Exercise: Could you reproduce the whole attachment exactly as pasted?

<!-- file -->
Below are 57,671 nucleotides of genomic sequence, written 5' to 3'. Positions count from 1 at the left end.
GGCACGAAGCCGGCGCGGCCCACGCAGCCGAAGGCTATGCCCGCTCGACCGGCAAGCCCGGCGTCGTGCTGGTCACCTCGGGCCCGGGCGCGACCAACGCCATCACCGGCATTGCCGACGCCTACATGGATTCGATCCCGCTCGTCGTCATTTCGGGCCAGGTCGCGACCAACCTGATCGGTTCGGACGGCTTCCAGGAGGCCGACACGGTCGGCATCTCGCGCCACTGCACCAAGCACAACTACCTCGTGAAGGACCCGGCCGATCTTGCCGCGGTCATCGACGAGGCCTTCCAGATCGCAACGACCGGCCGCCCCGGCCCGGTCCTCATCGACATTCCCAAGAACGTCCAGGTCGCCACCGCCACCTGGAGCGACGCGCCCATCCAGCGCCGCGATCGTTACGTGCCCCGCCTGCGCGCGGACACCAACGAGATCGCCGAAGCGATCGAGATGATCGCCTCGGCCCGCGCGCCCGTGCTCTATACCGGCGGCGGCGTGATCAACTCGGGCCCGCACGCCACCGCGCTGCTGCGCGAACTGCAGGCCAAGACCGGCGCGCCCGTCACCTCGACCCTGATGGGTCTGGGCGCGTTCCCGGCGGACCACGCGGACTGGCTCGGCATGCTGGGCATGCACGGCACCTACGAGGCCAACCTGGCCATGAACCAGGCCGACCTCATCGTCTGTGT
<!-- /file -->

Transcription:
Below are 57,671 nucleotides of genomic sequence, written 5' to 3'. Positions count from 1 at the left end.
GGCACGAAGCCGGCGCGGCCCACGCAGCCGAAGGCTATGCCCGCTCGACCGGCAAGCCCGGCGTCGTGCTGGTCACCTCGGGCCCGGGCGCGACCAACGCCATCACCGGCATTGCCGACGCCTACATGGATTCGATCCCGCTCGTCGTCATTTCGGGCCAGGTCGCGACCAACCTGATCGGTTCGGACGGCTTCCAGGAGGCCGACACGGTCGGCATCTCGCGCCACTGCACCAAGCACAACTACCTCGTGAAGGACCCGGCCGATCTTGCCGCGGTCATCGACGAGGCCTTCCAGATCGCAACGACCGGCCGCCCCGGCCCGGTCCTCATCGACATTCCCAAGAACGTCCAGGTCGCCACCGCCACCTGGAGCGACGCGCCCATCCAGCGCCGCGATCGTTACGTGCCCCGCCTGCGCGCGGACACCAACGAGATCGCCGAAGCGATCGAGATGATCGCCTCGGCCCGCGCGCCCGTGCTCTATACCGGCGGCGGCGTGATCAACTCGGGCCCGCACGCCACCGCGCTGCTGCGCGAACTGCAGGCCAAGACCGGCGCGCCCGTCACCTCGACCCTGATGGGTCTGGGCGCGTTCCCGGCGGACCACGCGGACTGGCTCGGCATGCTGGGCATGCACGGCACCTACGAGGCCAACCTGGCCATGAACCAGGCCGACCTCATCGTCTGTGT